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Our View: With the eclipse, a ripe opportunity

The Pine Knot and our weekly dose of news is likely complicit in any information overload you may be feeling these days. On average, Americans spend at least eight hours in front of a screen each day. And there’s that fascinating fact that one day of information today is as much as our ancient ancestors learned in a lifetime. Ugh.

So let’s take a break Monday. It’s a perfect opportunity with the solar eclipse occurring in the early afternoon.

It’s a good time to reset, relax and perhaps repent. The effect of this cosmic event on our brains has been studied a lot in the past few decades. Results vary, but an eclipse has a way of slowing us down, putting us in our place in the vast universe, and letting awe wash over us. Additionally, some studies show that we become more communal under a darkening sky.

A partial solar eclipse (75 percent) can be observed on Monday from about 12:50 p.m. to 3:15 p.m. in the area. It will peak around 2 p.m.

If you don’t plan on skipping off to chase the total eclipse line to our south, be satisfied with what is always a wonder.

Make like those ancient brains, and imagine just happening upon an eclipse.

The element of surprise is removed from the eclipse phenomenon today, so perhaps the psychological effects are lessened. Mary McNaughton-Cassill, a professor of psychology at the University of Texas at San Antonio, noted in Psychology Today that in times past, “when the sky darkened and animals became quiet, our ancestors sometimes thought that supernatural powers were bringing the world to an end. In ancient China, it was believed that a dragon was eating the sun, some Native Americans cited a hungry bear, and the Vikings blamed sky wolves. Although early astronomers became adept at tracking the movements of the sun, moon, and planets in order to predict their unusual patterns, they lacked the media infrastructure necessary to warn the public in general.”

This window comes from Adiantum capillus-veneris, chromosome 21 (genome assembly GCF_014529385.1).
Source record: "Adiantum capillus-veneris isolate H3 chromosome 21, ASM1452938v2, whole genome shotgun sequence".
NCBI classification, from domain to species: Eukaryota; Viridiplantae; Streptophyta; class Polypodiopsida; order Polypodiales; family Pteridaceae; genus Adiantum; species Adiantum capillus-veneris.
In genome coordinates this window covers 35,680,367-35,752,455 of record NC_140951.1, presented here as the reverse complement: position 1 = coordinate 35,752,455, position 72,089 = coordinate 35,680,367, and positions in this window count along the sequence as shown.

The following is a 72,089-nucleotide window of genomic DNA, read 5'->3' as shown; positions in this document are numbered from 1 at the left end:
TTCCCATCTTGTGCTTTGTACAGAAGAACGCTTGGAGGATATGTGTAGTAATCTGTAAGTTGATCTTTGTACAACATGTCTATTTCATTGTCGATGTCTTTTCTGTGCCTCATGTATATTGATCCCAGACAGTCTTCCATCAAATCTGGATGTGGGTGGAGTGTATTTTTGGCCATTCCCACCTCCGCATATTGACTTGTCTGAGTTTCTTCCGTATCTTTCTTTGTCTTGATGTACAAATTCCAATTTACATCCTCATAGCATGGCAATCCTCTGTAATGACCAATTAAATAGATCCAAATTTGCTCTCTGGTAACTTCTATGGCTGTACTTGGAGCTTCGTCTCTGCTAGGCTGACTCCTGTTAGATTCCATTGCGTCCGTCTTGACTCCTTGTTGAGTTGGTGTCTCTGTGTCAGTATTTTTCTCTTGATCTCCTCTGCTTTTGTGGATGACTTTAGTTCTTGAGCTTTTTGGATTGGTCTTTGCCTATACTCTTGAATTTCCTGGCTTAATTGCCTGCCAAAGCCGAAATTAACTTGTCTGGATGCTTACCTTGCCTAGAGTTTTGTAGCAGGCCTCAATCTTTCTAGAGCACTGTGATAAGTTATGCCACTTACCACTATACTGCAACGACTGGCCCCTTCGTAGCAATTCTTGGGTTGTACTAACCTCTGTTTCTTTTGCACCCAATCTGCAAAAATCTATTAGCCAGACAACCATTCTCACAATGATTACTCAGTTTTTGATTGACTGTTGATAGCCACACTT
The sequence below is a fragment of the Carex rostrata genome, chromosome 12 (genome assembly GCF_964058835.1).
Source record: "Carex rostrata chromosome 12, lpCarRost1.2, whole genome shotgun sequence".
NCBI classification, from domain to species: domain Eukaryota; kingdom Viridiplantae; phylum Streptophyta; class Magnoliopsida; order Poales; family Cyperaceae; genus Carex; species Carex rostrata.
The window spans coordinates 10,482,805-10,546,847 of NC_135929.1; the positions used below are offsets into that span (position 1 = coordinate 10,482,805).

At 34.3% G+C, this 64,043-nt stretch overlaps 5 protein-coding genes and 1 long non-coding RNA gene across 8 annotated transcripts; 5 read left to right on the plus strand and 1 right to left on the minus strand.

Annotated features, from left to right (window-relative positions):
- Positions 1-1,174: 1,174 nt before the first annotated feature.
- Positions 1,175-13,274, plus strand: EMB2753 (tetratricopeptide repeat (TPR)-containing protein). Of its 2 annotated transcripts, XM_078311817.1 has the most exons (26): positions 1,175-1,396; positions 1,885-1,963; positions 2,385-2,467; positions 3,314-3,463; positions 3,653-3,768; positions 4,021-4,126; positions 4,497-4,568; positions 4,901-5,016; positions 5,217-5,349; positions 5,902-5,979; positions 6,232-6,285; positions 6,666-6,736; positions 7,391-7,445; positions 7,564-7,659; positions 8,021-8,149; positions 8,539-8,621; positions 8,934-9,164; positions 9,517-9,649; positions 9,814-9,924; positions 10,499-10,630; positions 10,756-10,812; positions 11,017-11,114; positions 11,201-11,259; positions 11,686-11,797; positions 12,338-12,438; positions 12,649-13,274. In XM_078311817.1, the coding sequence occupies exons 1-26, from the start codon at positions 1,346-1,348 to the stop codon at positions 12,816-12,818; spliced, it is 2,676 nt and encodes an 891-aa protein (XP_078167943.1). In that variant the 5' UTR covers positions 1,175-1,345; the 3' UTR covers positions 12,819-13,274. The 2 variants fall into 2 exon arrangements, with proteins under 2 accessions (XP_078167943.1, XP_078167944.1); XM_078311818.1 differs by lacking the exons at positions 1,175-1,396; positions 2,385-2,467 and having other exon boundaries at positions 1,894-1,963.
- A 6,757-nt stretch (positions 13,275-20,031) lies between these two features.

Katie Weeman captured the spirit of an eclipse nicely in this month’s issue of Scientific American: “The shadow of totality is a dark spot on Earth that measures about 100 miles wide and cruises steadily along a path, covering several thousand miles in four to five hours. The human experiences along that path are not isolated events any more than individual dominoes are isolated pillars in a formation. Once that first domino is tipped, we are all linked into something bigger — and unstoppable. We all experience the momentum and the awe together.”

Weeman went on: “Eclipses remind us that we are part of something bigger, that we are connected with something vast. … During the brief time when the moon blocks the last of the sun’s rays, you can finally lower your glasses and look directly at the eclipse. It’s like making eye contact with the universe.”

One can’t begrudge those seeking the total eclipse. Two staffers here at the Pine Knot are headed to Indiana this weekend. The next time we’ll see a total eclipse across the continental United States will be in 2045. A total eclipse over Minnesota will occur in 2099 and 2106.

If it’s on your bucket list, this is the year to go.

We’d love to hear from anyone who has an “experience” under the eclipse, be it total or partial.

Just be sure to take the time Monday. Perhaps make a wish, turn a tide, set your jaw to a goal, settle a grievance, or forge a friendship.

Astrologers in ancient times believed that solar eclipses were highly karmic events that helped balance the scales of justice in the world, opening portals, helping us to raise our consciousness and access higher frequencies.

In these often wearing times, that’s an experience we should all seek, if only for a few moments Monday.

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